Tuesday, June 10, 2014

Private banks are at odds with the law and ethics

There is no let up in the fines being imposed on banks. Banks are now waiting to see whether the reported $10 bn fine on BNP for violating US trade sanctions will materialise. We have the Libor rigging scandal earlier, the fine on Standard Chartered for busting Iran sanctions, the fine on HSBC on money-laundering charges in its Mexican operation.... one wonders when it will all end.

The problem in banking is that the combination of incentives linked to return on equity and persistent high leverage almost makes it inevitable that bank executives will look out for the sharp opportunity and the risky gamble. A modest increase in leverage does not solve the problem. Nor, as an article in the FT argues, will refining executive incentives and slapping fines on banks. The problems are fundamental and they require radical solutions:
As long as incentives are at odds with ethical requirements, common decency will be a minority pursuit. Scandals are inevitable. And as the gap between bankers’ pay and that of executives outside the financial system grows ever wider, business leaders lose moral authority, and the case for enlightened capitalism is devalued. There are honest people in banking. But it has become a less comfortable place for those with a strong moral conscience.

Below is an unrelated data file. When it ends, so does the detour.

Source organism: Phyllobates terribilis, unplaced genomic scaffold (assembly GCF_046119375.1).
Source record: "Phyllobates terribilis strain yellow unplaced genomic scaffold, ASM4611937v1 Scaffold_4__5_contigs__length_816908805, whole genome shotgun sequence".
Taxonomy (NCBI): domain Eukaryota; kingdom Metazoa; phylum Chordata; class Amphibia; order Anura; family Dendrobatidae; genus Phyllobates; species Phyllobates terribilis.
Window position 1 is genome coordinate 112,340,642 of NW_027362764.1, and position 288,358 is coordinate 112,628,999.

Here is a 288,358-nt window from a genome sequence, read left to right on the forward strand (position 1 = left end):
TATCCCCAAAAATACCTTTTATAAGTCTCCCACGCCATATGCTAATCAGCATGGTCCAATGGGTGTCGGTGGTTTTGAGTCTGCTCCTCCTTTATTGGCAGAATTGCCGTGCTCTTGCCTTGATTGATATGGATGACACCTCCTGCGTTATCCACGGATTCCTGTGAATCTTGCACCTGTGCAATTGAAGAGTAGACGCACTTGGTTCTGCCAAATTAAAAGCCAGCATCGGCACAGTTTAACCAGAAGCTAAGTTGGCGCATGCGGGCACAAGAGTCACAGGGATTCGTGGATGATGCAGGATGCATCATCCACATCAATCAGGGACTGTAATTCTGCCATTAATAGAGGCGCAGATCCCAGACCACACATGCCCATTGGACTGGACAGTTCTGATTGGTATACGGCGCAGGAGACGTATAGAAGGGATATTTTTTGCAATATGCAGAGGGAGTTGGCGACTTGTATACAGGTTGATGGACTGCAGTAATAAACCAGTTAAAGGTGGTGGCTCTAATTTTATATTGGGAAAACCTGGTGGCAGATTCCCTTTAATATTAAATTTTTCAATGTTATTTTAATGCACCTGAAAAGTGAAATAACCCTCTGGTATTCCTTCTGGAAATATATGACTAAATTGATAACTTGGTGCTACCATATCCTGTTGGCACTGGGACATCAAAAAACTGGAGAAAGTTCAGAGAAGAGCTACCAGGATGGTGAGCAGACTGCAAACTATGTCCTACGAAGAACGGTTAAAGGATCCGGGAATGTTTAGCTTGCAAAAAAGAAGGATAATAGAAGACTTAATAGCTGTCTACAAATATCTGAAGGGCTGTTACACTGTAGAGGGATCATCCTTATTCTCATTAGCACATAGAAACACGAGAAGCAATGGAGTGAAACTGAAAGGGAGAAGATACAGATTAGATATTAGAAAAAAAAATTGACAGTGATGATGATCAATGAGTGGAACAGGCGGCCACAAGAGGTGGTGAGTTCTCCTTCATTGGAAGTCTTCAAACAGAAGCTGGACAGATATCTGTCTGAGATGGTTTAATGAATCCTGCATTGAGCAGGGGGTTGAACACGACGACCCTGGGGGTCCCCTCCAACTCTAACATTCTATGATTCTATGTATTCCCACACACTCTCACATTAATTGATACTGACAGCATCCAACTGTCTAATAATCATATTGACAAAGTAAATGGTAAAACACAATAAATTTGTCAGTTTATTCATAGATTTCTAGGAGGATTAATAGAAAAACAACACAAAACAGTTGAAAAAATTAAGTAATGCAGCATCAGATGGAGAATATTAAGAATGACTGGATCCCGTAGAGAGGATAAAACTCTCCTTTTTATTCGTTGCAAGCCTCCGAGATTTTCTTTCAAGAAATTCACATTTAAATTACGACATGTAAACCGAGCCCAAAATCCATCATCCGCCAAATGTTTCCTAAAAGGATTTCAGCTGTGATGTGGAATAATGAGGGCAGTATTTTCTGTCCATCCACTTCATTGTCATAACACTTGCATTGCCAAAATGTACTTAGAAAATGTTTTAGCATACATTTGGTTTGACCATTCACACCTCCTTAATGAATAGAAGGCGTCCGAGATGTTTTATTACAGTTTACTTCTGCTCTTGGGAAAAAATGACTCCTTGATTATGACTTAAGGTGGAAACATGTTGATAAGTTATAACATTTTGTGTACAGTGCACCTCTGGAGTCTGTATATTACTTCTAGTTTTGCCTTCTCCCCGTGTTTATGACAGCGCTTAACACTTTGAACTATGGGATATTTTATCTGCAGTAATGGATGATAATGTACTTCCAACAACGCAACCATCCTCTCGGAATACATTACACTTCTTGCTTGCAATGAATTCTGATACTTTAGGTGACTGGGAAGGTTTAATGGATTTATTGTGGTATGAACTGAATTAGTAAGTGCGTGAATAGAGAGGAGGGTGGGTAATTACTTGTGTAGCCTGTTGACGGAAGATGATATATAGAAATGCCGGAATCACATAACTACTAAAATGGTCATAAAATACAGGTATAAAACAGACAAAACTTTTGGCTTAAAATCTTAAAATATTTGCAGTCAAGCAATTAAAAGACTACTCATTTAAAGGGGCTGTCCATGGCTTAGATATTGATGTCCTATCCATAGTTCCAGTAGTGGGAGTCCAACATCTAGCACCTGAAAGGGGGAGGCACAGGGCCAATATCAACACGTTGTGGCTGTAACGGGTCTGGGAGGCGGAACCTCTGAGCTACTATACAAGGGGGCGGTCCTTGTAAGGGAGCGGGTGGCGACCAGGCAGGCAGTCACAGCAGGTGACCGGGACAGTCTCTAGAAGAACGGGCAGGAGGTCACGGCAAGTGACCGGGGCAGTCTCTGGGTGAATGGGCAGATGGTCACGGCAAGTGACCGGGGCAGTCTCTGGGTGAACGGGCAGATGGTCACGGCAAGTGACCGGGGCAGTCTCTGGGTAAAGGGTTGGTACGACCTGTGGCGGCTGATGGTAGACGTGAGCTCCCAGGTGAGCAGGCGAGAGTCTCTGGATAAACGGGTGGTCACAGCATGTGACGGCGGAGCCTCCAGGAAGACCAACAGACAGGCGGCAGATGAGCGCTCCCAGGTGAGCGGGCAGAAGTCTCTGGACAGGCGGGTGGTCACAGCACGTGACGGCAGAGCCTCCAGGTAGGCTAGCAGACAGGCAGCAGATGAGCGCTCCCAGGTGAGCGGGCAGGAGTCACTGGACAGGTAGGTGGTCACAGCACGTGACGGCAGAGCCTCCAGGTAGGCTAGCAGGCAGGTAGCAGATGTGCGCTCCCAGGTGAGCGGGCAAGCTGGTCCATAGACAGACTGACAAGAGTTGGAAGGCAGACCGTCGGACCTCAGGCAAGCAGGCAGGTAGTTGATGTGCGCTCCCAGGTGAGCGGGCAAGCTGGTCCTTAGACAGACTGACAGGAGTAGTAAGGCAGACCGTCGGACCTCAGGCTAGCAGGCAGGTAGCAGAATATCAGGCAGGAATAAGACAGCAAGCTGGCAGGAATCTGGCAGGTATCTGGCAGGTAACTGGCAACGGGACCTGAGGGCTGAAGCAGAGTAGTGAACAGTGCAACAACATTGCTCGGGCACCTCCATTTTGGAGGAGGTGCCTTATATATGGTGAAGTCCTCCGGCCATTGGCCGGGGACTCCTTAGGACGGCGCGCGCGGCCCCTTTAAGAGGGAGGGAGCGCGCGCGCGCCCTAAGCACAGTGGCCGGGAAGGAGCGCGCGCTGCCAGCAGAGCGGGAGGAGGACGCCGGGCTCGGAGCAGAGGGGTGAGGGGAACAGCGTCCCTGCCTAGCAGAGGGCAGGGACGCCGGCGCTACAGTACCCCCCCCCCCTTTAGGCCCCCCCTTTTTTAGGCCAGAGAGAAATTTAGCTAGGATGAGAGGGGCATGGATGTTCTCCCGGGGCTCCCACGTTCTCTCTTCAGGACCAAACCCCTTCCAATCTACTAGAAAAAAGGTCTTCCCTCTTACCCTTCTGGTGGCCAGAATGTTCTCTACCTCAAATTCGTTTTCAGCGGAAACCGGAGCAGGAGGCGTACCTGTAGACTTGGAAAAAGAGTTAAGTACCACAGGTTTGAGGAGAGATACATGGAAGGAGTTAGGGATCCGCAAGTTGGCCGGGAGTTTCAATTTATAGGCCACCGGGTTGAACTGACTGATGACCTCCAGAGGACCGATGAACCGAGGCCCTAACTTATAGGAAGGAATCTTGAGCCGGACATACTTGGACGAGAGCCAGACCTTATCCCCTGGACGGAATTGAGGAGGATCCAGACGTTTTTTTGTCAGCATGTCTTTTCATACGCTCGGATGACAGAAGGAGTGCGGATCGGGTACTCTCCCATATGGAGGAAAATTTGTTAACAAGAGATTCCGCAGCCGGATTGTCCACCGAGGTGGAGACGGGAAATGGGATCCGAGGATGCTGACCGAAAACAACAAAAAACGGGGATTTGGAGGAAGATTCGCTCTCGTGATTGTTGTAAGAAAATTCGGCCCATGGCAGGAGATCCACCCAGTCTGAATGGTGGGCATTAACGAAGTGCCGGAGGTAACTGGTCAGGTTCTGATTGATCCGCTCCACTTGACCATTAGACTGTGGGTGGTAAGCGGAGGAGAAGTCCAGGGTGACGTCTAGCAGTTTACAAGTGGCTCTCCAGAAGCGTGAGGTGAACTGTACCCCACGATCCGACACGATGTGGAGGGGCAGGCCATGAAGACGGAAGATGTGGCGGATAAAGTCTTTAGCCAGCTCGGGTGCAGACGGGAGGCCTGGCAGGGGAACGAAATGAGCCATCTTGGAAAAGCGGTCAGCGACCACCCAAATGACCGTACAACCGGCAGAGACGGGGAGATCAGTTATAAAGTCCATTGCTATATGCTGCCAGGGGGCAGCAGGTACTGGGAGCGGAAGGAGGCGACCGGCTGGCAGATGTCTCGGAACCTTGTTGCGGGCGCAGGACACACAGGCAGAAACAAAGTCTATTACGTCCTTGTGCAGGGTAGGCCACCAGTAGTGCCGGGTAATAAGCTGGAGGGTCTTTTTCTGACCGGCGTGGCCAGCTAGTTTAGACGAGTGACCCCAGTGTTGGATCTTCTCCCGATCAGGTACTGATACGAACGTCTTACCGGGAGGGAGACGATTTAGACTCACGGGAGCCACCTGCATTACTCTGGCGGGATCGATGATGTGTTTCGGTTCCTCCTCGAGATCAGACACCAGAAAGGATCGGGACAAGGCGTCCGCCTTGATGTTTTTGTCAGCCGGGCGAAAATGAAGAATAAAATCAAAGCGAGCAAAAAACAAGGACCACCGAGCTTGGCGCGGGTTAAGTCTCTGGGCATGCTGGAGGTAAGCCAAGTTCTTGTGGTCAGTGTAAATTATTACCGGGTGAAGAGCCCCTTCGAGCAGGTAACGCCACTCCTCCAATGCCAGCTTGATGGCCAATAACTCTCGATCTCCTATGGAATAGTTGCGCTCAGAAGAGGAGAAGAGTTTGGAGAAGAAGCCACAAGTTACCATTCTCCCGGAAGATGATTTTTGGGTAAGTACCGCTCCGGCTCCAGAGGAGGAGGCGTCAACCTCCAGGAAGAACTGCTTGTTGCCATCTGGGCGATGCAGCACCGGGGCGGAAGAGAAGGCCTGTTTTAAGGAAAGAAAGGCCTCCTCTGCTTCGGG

What are the answers? The article suggests two. One is two go after bankers and prosecute them instead of merely slapping fines on bankers (which means you penalise shareholders rather than executives). The other is to treat banking as a utility, which would mean stringent regulation on what products they can offer, what returns they can make, what they can their executives etc.

The point is that private banks, as they are run today, pose major risks to society. Neither today's level of regulation nor the level of corporate governance diminishes this fact. It is astonishing that the P J Nayak committee on bank governance does not recognise this and argues for a diminished government presence in public sector banks and an aping of the ways of private sector banks, with boards being the key to good governance. It hasn't worked in the west and it won't work here.

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